Economics and Usage of Digital Libraries: Byting the BulletSkip other details (including permanent urls, DOI, citation information)
This work is protected by copyright and may be linked to without seeking permission. Permission must be received for subsequent distribution in print or electronically. Please contact firstname.lastname@example.org for more information. :
For more information, read Michigan Publishing's access and usage policy.
1. See MacKie-Mason and Riveros (2000) for a discussion of the economics of electronic publishing.
3. Kingma (this volume) provides a good discussion of the role of library as intermediary.
4. As we further discuss below, user cost may include several components only one of which is a standard price. The other components may include, for example, time and inconvenience. We expect these user costs, taken together, and not price alone, to determine usage.
5. 120 is the approximate average number of articles in a traditional printed journal for a given year. We refer to this bundle of options to access articles as a set of tokens, with one token used for each article added to the generalized subscription during the year.
6. For example, a Green institution first decides how many generalized subcriptions to purchse (if any). Users then access articles using generalized subscription "tokens" at zero pecuniary cost until the tokens run out, and thereafter pay a fee per article for additional articles. The library determines how many articles (not which articles) are available at the two different prices.
7. To access PEAK from other IP addresses, users entered a password. Once access was granted, all content in these categories was available without further user cost.
8. In the first eight months of the experiment, users paid with a First Virtual VPIN account, rather than with a credit card. Because a VPIN was an unfamiliar product, the non-pecuniary costs were probably higher than for credit card usage, although formally the user needed to undertake the same steps.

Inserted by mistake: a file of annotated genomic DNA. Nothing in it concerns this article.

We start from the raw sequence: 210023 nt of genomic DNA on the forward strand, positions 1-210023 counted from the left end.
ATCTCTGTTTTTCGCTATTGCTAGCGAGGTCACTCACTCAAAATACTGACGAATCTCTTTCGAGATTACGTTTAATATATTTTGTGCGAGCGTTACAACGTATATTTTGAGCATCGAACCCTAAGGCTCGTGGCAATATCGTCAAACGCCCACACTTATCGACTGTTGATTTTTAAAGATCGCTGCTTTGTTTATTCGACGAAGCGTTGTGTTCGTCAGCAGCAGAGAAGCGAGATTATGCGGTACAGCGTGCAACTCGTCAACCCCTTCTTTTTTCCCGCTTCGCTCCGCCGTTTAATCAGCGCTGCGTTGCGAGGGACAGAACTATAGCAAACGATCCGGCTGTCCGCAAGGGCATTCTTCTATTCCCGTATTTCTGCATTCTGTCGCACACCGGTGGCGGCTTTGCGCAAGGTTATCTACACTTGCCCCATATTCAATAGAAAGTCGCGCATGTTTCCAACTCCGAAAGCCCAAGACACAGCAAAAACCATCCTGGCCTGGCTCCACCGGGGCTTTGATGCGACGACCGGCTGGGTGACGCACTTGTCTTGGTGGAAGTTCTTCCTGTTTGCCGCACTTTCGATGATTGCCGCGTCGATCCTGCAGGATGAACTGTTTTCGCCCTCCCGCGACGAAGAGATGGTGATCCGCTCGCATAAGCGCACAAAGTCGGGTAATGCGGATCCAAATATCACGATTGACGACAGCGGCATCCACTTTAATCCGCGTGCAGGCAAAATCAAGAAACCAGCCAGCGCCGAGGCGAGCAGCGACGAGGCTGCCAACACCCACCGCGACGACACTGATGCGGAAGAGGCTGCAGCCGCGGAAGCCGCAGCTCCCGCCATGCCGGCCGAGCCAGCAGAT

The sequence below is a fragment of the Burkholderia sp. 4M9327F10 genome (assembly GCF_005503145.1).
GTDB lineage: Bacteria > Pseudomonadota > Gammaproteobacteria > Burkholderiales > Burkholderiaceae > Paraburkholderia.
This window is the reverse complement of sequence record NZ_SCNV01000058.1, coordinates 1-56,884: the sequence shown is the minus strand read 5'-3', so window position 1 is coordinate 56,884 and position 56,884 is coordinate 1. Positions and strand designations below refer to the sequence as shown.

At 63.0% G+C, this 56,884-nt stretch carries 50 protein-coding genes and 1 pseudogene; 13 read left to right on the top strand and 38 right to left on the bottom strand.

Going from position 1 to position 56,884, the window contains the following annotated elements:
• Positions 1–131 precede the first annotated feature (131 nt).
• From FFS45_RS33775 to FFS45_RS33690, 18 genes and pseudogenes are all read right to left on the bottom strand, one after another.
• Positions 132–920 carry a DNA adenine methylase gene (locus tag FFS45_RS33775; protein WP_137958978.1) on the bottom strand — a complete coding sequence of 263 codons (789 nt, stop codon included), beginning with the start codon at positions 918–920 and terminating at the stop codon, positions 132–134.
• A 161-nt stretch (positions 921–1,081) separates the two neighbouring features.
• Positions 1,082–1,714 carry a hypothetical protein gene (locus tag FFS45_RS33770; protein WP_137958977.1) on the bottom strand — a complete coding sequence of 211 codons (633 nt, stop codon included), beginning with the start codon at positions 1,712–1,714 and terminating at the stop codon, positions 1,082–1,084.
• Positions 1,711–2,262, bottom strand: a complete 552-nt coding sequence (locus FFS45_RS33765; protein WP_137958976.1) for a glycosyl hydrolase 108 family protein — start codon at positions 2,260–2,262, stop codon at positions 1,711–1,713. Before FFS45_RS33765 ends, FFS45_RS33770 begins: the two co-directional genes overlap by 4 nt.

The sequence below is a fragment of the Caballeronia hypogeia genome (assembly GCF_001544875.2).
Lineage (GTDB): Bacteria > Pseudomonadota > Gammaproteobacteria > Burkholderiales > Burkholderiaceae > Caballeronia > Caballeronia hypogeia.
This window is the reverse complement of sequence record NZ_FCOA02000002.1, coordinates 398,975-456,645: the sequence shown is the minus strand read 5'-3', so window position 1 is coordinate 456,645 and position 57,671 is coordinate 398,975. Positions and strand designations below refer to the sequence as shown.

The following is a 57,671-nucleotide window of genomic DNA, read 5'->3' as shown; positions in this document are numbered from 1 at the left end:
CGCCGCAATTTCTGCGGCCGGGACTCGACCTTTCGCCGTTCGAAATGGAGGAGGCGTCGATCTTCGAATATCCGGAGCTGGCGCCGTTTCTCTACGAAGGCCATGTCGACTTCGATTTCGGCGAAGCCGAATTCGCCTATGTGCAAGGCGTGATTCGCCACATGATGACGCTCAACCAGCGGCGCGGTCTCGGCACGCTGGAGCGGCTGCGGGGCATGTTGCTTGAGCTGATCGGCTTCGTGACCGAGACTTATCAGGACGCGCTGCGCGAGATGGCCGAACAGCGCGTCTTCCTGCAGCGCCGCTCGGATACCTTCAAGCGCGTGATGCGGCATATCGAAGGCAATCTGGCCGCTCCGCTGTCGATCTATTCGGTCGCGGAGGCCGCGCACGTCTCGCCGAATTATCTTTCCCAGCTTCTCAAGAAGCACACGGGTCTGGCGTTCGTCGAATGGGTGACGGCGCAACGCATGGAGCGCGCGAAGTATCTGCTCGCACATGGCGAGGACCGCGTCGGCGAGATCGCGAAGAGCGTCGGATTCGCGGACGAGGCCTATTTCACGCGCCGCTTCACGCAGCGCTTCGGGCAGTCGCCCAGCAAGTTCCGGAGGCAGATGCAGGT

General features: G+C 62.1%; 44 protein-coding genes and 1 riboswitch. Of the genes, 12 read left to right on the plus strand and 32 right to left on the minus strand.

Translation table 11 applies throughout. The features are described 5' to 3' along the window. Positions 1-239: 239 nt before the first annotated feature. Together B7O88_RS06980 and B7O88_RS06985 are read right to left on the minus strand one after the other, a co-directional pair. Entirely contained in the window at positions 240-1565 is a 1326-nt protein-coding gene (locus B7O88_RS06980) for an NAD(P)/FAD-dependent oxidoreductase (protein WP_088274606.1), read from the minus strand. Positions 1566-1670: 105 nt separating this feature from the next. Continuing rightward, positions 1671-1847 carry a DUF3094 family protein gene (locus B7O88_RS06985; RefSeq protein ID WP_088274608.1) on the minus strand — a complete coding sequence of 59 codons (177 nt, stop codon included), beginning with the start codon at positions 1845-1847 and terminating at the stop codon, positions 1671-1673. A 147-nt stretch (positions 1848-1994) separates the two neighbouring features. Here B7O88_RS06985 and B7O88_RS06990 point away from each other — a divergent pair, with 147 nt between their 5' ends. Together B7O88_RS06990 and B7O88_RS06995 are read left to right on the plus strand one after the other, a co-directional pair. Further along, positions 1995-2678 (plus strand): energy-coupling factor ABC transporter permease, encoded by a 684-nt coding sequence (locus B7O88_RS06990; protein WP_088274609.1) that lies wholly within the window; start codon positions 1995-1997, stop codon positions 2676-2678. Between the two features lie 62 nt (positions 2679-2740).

9. When the user accessed an article for which per-article payment was required, the institution was automatically billed by the PEAK service.
10. Paid content is metered content not including article in journals to which an institution purchased a traditional subscription.
11. Formally, Normalized Paid Access is equal to , where Apaid is the total number of paid accesses, Aunmetered the total number of unmetered accesses, and Scale is equal total number of free accesses divided by the total number of accesses of free content in journals to which the institution does not have a traditional subscription. We multiply by Scale because the more that accesses are covered by traditional subscriptions, the less likely a user is to require paid access. Scaling by access to unmetered content also controls for different overall usage intensity (due to different numbers of active users, differences in the composition of users, differences in research orientation, differences in user education about PEAK, etc.). Unmetered accesses proxies for the number of user sessions, and therefore our statistic is an estimate of paid accesses per session.
12. Only 28% of unmetered accesses from Red group users were password authenticated. This suggests that a large majority of users attempting to access paid content would not already be password authenticated. For these users, the need to password authenticate would truly be a marginal cost.
13. The Elsevier journal catalogue is especially strong in these subject areas, so we expect differences in usage when the subject area concentration of the user community differs.